Smart metering – what should you know about it?
The Nordic countries are introducing the second generation of smart meters. The rest of Europe is embarking on a first-generation rollout. What should we know and learn about smart metering?
The move to smart metering meant a big change for the end-consumers. Instead of estimated invoicing, they were now billed for actual consumption. They were also exposed to the actual highs and lows of their consumption instead of pattern-based, “normalised” consumption curves, resulting in having to face their real electricity costs.
Smart, actual metering showed increased consumption at most delivery points. Old meters were simply too slow to register sudden peaks or troughs, so it emerged that distributors and retailers had been giving electricity away for years.
The result, as you might expect, was a huge outcry. Consumers flooded their electricty companies with customer service calls, complaints, demands for meter testing – in other words, a massive peak in errands.
After some six to twelve months later, though, the firehose of calls dried up. The consumers had adjusted to the new way of exact invoicing.
With the second generation of smart meters, we are looking at measuring hourly values instead of monthly values. Hourly spot prices have even larger fluctuation than monthly ones, so should we again be prepared for an onslaught of angry customers?
Or perhaps the customers have already accepted that the electricity market is behaving without consumer focus and that the electricity bill is something you learn to live with, further alienating the customer from the focal point?
Smart homes, buildings or cities – regardless of scale, the smart meter will never be the focus. The homes, buildings and cities will always operate based on real-time data from sensors, solar panels, storage facilities and automation. The homeowner gets no value from knowing 60 minutes after the fact what the impact of his turning on or off the light was.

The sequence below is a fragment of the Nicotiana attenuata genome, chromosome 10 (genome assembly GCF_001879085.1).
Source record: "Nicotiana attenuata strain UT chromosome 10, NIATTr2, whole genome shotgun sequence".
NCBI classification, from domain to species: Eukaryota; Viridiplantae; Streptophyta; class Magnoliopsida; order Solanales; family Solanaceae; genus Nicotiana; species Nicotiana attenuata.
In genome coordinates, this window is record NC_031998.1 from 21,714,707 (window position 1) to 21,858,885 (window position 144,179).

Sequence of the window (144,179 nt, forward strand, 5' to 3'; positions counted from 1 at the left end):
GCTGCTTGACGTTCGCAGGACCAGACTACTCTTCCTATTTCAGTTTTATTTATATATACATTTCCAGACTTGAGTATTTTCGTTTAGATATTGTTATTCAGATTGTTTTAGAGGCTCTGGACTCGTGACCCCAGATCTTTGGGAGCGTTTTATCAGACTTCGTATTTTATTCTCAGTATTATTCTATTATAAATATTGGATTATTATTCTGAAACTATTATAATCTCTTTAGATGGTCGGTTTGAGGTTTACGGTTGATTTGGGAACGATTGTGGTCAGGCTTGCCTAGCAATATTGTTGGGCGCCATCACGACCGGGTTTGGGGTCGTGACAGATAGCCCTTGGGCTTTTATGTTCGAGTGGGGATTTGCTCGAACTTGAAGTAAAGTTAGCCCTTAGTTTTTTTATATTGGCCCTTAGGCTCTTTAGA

Second-generation smart meters are expensive. A lot more expensive than sensors. The actual business case for a distribution company might, therefore, not come from more accurate metering, remote disconnection or monitoring, but peak elimination. Today’s grids are focused on managing peak loads just-in-time. If we want grid reliability, we should look at two things:
- transparency in peak load cost (either through hourly or effect tariffs), combined with
- how local electricity storage facilities can be used to mitigate peaks (and at what price)
In future, the grid might well become a complementary power supply instead of its status today as the main provider.
If you don’t pay serious attention to the booming private solar generation capacity, increasing private energy storage capacity and sensor development, the smart meter runs the risk of being relegated to a part of the “old infrastructure” that only enables legacy business models supporting regulatory reporting from distributor to retailer or market hub. New, real-time energy service providers will have a field day sweeping in and controlling the consumer’s smart home. The classic distributor and retailer will be further alienated from the consumer – and slowly fade away.
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